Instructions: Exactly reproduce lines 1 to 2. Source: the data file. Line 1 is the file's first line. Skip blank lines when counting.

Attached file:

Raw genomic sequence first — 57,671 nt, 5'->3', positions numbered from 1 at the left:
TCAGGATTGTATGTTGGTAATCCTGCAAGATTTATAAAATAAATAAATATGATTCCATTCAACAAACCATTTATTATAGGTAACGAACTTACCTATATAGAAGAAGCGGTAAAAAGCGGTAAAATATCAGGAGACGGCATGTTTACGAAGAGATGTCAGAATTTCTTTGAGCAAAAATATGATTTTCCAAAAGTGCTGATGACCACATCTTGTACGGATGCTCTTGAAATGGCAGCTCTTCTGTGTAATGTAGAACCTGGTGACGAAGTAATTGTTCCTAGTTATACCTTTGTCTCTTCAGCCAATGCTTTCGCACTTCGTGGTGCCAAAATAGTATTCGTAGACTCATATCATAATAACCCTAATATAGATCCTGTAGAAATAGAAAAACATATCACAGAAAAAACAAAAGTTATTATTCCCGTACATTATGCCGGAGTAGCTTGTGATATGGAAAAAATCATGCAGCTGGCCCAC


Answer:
Raw genomic sequence first — 57,671 nt, 5'->3', positions numbered from 1 at the left:
TCAGGATTGTATGTTGGTAATCCTGCAAGATTTATAAAATAAATAAATATGATTCCATTCAACAAACCATTTATTATAGGTAACGAACTTACCTATATAGAAGAAGCGGTAAAAAGCGGTAAAATATCAGGAGACGGCATGTTTACGAAGAGATGTCAGAATTTCTTTGAGCAAAAATATGATTTTCCAAAAGTGCTGATGACCACATCTTGTACGGATGCTCTTGAAATGGCAGCTCTTCTGTGTAATGTAGAACCTGGTGACGAAGTAATTGTTCCTAGTTATACCTTTGTCTCTTCAGCCAATGCTTTCGCACTTCGTGGTGCCAAAATAGTATTCGTAGACTCATATCATAATAACCCTAATATAGATCCTGTAGAAATAGAAAAACATATCACAGAAAAAACAAAAGTTATTATTCCCGTACATTATGCCGGAGTAGCTTGTGATATGGAAAAAATCATGCAGCTGGCCCAC